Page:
Some bad news came out of Ann Arbor on Friday night. Sophomore big man Mitch McGary has elected to have surgery on his lower back and is out indefinitely for the Wolverines. McGary has been dealing with this nagging injury since late summer and has, up until now, played through the pain. Thus far this season, McGary has not looked like the player he did in last March’s tournament (averaging 14.3 PPG and 10.7 RPG) and has fallen short of expectations this season (averaging 9.5 PPG and 8.3 RPG). Apparently, the McGary family decided collectively over the holidays that, in order for McGary to reach his full potential, his previously unaddressed injury needed immediate attention. So, they opted for the surgery. This decision affects Michigan as a team, and McGary as an individual player, in both the short- and long-term.

Mitch McGary's decision for surgery leaves a lot of uncertainty for the Wolverines' season expectations. (Getty Images).

Mitch McGary’s decision for surgery leaves a lot of uncertainty for the Wolverines’ season expectations. (Getty Images).

For Michigan as a team, this is obviously a major setback. When healthy, McGary is probably the most talented frontcourt player in the Big Ten. Michigan, ranked #7 in the Preseason AP poll, has had four losses already and were dropped out of the Top 25 earlier this month. Despite the slow start, the Wolverines were still thought of as legitimate Big Ten contenders. The best case scenario for them would have been McGary and Glenn Robinson III eventually growing into their bigger roles (since the departure of Trey Burke). Then by March, John Beilien and his squad would have put it all together. With McGary gone, they lose their only legitimate inside scoring threat which will put more attention and pressure on the perimeter players. Beilien’s job of getting this team to gel just got significantly more difficult.

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Big Ten M5: 12.23.13 Edition

Posted by Deepak Jayanti (@dee_b1g) on December 23rd, 2013

morning5_bigten

  1. After a disappointing non-conference season, Michigan will need to have a healthy Mitch McGary in the lineup to compete for a Big Ten title. McGary, who was plagued with back issues throughout the offseason, did not play against Stanford over the weekend. He will visit the doctors to understand the reasons for his back’s continued soreness, but the timetable for his return is indefinite at this point. His team was able to eke out a win against the Cardinal, 68-65, but McGary’s presence will be a requirement against powerful Big Ten competition. Back problems can nag for a while and this situation may linger throughout this season, but Wolverines’ fans still have hopes that they can make another deep run in the postseason if McGary can play injury-free by March.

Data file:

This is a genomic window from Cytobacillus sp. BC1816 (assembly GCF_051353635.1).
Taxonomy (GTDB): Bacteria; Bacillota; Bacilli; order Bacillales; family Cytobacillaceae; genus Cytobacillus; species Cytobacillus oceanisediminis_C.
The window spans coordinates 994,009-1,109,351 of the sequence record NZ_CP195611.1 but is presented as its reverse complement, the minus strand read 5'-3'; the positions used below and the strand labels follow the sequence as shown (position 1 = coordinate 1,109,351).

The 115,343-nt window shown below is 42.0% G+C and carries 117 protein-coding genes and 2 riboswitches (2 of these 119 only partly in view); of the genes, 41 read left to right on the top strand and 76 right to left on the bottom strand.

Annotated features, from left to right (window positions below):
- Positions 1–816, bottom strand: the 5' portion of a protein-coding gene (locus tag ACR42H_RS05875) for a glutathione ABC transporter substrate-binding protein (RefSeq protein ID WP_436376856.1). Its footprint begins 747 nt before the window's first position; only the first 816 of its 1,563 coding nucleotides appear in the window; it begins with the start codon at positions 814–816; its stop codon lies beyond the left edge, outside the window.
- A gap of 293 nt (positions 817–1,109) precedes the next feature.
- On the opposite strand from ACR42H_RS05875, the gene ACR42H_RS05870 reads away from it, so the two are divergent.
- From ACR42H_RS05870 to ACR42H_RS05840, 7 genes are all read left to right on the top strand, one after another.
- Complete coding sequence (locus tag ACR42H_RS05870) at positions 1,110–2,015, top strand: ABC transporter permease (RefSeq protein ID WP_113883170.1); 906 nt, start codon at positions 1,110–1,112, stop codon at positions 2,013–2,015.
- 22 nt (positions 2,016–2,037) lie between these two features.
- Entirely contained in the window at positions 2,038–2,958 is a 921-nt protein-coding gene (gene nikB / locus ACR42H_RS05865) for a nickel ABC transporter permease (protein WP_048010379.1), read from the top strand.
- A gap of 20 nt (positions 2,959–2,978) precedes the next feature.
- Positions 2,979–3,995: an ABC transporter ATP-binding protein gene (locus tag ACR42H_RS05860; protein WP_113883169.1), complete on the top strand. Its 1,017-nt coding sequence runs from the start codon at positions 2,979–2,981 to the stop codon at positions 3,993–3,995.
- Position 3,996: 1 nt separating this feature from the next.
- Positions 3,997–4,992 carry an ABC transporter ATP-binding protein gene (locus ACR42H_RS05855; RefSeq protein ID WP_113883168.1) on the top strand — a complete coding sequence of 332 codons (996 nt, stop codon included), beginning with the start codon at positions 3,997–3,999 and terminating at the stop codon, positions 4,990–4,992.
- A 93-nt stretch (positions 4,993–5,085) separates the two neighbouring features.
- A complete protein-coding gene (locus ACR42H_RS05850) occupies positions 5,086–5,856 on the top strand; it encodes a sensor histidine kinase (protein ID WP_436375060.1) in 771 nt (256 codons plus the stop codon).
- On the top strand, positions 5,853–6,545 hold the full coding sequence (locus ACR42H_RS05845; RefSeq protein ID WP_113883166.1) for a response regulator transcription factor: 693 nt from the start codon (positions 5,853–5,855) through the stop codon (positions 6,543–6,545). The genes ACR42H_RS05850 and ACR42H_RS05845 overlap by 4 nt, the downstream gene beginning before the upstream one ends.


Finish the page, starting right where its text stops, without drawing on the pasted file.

2. Speaking of McGary’s much-needed presence, the Wolverines will especially need him when they play Michigan State, led by senior forward Adreian Payne. Payne is averaging 18.1 PPG and 8.0 RPG this season, but his improvement over the last three years is more impressive than his numbers this season. Two years ago, Payne was still learning his role, playing alongside star forward Draymond Green. But after exploding halfway through his junior season, Payne still continues to polish his game on both ends of the floor. Shooting 45.7 percent from beyond the arc this year shows his progression from a player reliant on his athleticism to a well-rounded offensive threat whose jumper must be respected.
  3. Is there any highly-ranked team more under the radar than Ohio State this season? The Buckeyes used a miraculous late comeback against Notre Dame on Saturday to remain undefeated despite still trying to figure out their offensive identity. After getting off to a slow start, LaQuinton Ross has averaged over 18 PPG over the last three games and appears to be on pace to find his offensive rhythm. He scored 19 against Notre Dame and the Buckeyes will need him his consistent offensive production to provide a solid foundation if they hope to remain ranked in the top 10 and compete for a Big Ten title.
  4. Speaking of consistent offensive production, Iowa needs to develop a consistent outside shooter if the team wants to achieve all of its goals this season. Josh Oglesby, one of the Hawkeyes’ designated gunners, will return to the lineup after missing some time due to an ankle injury. During non-conference play, Zach McCabe has provided a long-range spark from deep (43%), but the Hawkeyes need another deep threat and Oglesby should help in that department. Even though he only made a pedestrian 27 percent from deep last season, he has the ability to get hot and score in bunches which should only add to the offensive firepower of the Hawkeyes.
  5. Illinois’ Tracy Abrams can be frustrating to watch during late-game possessions, but John Groce has shown that he will stick with him when the game is on the line. Against Oregon, Abrams repeatedly tried to to do much with the ball and ended up turning it over several times during the final minutes of the game. But his toughness and gritty attitude — what Groce likes about the guard — were on display against Missouri over the weekend, when he nailed two free throws to win the game with just five seconds remaining. Abrams is not likely to ever turn into a true point guard who takes care of the ball first and foremost, but he has the support of his coach and his teammates during the final minutes of games and it paid off over the weekend.
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Otskey’s Observations: Episode VI

Posted by Brian Otskey (@botskey) on December 18th, 2013

Battle For Iowa Lived Up To Its Billing